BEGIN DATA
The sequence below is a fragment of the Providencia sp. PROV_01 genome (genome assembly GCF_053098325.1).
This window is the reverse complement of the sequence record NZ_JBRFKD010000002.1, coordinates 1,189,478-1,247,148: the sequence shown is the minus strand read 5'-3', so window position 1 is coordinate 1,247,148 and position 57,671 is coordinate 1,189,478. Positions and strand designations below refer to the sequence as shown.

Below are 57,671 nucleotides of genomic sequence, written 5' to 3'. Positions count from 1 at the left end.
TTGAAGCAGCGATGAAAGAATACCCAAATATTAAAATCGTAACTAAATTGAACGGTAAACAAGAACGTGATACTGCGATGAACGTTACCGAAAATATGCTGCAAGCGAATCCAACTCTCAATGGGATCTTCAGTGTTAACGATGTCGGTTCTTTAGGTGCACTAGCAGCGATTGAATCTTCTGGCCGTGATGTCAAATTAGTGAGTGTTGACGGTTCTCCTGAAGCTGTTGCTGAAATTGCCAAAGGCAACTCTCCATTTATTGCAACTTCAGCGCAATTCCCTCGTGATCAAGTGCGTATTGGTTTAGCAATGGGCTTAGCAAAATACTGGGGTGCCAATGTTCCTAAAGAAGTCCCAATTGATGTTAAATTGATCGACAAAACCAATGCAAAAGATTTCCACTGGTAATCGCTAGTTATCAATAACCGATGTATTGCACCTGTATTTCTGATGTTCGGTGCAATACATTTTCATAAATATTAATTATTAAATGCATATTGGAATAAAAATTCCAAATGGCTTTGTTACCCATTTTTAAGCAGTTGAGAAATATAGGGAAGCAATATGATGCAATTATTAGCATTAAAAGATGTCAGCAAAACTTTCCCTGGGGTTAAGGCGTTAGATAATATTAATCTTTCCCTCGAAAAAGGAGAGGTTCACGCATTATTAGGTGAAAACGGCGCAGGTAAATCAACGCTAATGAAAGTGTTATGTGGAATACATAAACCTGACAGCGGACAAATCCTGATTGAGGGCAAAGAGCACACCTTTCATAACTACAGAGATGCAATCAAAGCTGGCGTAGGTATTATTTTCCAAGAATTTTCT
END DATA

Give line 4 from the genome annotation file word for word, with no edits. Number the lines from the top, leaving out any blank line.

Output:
TTGAAGCAGCGATGAAAGAATACCCAAATATTAAAATCGTAACTAAATTGAACGGTAAACAAGAACGTGATACTGCGATGAACGTTACCGAAAATATGCTGCAAGCGAATCCAACTCTCAATGGGATCTTCAGTGTTAACGATGTCGGTTCTTTAGGTGCACTAGCAGCGATTGAATCTTCTGGCCGTGATGTCAAATTAGTGAGTGTTGACGGTTCTCCTGAAGCTGTTGCTGAAATTGCCAAAGGCAACTCTCCATTTATTGCAACTTCAGCGCAATTCCCTCGTGATCAAGTGCGTATTGGTTTAGCAATGGGCTTAGCAAAATACTGGGGTGCCAATGTTCCTAAAGAAGTCCCAATTGATGTTAAATTGATCGACAAAACCAATGCAAAAGATTTCCACTGGTAATCGCTAGTTATCAATAACCGATGTATTGCACCTGTATTTCTGATGTTCGGTGCAATACATTTTCATAAATATTAATTATTAAATGCATATTGGAATAAAAATTCCAAATGGCTTTGTTACCCATTTTTAAGCAGTTGAGAAATATAGGGAAGCAATATGATGCAATTATTAGCATTAAAAGATGTCAGCAAAACTTTCCCTGGGGTTAAGGCGTTAGATAATATTAATCTTTCCCTCGAAAAAGGAGAGGTTCACGCATTATTAGGTGAAAACGGCGCAGGTAAATCAACGCTAATGAAAGTGTTATGTGGAATACATAAACCTGACAGCGGACAAATCCTGATTGAGGGCAAAGAGCACACCTTTCATAACTACAGAGATGCAATCAAAGCTGGCGTAGGTATTATTTTCCAAGAATTTTCT